Numerous news television stations reported this evening that an ATIC-SWAT team arrested Eric Conn when he was leaving a restaurant. The arrest took place in La Ceiba, Atlántida, Honduras. The ATIC-SWAT team and the Federal Bureau of Investigation (“FBI”) worked together to bring about Mr. Conn’s arrest. It is expected that Mr. Conn will be transported to the United States tomorrow.
Mr. Coon was indicted for conspiracy to commit mail fraud and wire fraud, mail fraud, and false statements. The allegations centered around his alleged fraud in obtaining Social Security disability benefits for clients. The federal charges were filed in the Eastern District of Kentucky in April 2016. In March 2017, Mr. Conn entered a guilty plea to one count of theft of government money and one count of payment of gratuities. Mr. Conn was scheduled to testify at a trial against one of the co-conspirators, Dr. Bradley Adkins, in the week of June 5, 2017. However, Mr. Conn removed his ankle monitor on June 2, 2017 and fled.
Mr. Conn earned a place on a FBI “Most Wanted” poster as a result of his decision to flee. On July 12, 2017, the Federal District Court in Lexington, Kentucky sentenced Mr. Conn, without him being in the courtroom, to 12 years in prison. Mr. Conn was photographed on surveillance cameras in New Mexico in mid-July.
The Office of the Inspector General for the Social Security Administration reviewed many of the Social Security disability cases which Mr. Conn represented those seeking disability. After reviewing those cases, the Inspector General notified the Social Security Administration, as required by section 1129(1) of the Social Security Act (Act), that there was reason to believe fraud was involved in certain cases involving evidence from four specific medical experts dated between January 2007 and May 2011, and submitted to the Social Security Administration by representative Mr. Conn or other representatives associated with Mr. Conn’s law office.
Under Sections 205(u) and 1631(e)(7) of the Act, the Social Security Administration was required to re-determine an individual’s disability case when there is reason to believe fraud or similar fault was involved in that individual’s application for benefits. In conducting a re-determination, the Social Security Administration had to disregard any evidence from the four specific medical experts used by Mr. Conn dated between January 2007 and May 2011, and submitted by representative Mr. Conn or other representatives associated with Mr. Conn’s law office.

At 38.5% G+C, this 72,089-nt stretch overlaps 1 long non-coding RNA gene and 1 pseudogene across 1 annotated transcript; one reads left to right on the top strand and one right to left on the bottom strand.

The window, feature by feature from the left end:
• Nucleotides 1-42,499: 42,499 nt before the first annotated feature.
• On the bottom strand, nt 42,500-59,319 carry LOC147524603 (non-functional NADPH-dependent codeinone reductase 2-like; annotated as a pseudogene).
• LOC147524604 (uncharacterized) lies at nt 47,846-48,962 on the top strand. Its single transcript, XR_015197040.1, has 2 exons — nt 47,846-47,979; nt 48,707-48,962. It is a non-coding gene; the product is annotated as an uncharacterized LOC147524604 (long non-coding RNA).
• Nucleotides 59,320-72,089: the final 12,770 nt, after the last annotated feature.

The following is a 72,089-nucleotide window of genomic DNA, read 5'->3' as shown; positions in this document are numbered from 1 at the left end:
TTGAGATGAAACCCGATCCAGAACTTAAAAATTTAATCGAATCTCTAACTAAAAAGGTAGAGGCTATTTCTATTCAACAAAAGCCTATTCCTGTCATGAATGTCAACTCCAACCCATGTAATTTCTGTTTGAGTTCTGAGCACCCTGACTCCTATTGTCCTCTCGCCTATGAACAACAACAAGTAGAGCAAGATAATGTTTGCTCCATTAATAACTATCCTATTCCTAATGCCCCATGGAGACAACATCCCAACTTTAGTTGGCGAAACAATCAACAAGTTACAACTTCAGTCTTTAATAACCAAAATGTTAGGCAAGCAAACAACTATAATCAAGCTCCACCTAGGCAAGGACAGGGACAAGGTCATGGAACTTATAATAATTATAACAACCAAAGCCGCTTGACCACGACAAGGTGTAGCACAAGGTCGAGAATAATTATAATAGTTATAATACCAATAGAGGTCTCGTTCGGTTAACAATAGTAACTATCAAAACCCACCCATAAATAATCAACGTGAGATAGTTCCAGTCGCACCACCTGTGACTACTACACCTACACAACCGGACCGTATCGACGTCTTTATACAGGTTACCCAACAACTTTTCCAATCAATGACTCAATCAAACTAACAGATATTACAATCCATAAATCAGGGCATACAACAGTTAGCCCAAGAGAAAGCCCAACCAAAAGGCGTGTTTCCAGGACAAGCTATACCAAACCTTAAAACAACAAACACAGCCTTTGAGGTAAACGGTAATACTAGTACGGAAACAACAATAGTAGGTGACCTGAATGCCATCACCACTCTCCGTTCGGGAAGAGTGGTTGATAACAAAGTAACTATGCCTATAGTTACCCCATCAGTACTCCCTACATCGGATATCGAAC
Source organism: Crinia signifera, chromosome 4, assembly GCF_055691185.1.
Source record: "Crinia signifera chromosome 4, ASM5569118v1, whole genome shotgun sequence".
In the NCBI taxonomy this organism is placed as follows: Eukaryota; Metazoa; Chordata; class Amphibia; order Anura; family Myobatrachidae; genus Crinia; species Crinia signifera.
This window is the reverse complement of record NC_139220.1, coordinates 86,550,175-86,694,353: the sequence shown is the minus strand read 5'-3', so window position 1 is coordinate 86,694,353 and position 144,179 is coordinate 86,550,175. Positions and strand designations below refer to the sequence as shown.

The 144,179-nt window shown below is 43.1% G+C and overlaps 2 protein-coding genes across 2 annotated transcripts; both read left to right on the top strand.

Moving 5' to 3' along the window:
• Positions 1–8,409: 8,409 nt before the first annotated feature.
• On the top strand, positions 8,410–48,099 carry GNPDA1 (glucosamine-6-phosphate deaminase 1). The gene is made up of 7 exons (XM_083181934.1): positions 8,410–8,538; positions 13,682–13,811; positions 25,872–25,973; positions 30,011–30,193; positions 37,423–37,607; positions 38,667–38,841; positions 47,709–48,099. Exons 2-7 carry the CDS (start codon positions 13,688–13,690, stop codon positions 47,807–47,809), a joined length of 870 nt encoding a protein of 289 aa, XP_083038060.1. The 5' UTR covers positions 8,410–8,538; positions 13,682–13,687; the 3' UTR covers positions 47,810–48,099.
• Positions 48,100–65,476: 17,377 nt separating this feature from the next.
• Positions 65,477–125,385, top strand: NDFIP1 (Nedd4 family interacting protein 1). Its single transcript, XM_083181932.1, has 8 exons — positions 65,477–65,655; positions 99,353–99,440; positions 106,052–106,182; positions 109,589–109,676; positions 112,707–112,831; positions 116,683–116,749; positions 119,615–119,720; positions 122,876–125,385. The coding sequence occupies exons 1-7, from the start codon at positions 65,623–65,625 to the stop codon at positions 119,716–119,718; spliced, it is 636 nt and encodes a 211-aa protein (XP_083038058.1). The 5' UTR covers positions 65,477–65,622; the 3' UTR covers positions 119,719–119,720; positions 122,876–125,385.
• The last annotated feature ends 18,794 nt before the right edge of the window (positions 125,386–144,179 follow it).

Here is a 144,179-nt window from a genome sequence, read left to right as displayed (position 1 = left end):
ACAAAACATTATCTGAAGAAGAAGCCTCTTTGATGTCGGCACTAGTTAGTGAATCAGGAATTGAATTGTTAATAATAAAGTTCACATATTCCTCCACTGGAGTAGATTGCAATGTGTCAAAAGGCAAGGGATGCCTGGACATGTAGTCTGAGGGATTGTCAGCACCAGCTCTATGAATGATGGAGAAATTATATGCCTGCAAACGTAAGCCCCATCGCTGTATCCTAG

If the prior Administrative Law Judge decision relied on evidence from one or more of these providers to find the beneficiary disabled then that case was reviewed by the Appeals Council. On review. the Appeals Council disregarded the evidence from these providers and then determined whether the prior decision was supported by a preponderance of the remaining evidence. If the Appeals Council found that the decision was not supported by a preponderance of the evidence then the case was remanded to an administrative law judge for a new hearing and further redetermination proceedings under Sections 205(u) and 1631(e)(7) of the Act.
Many of the persons whose cases were being heard again lived in Kentucky and West Virginia. AppalReD, also known as the Appalachian Research and Defense Fund of Kentucky, located in Prestonsburg, Kentucky began to represent many of these people. However, because of the numerous cases, private attorneys across the nation who practice Social Security disability law volunteered their time, without charge, to also represent these people at the new hearings. Many cases were won but some were lost. Many of those who lost their cases at the new hearing are in the process of appealing their cases to the Appeals Council and the Federal District Court.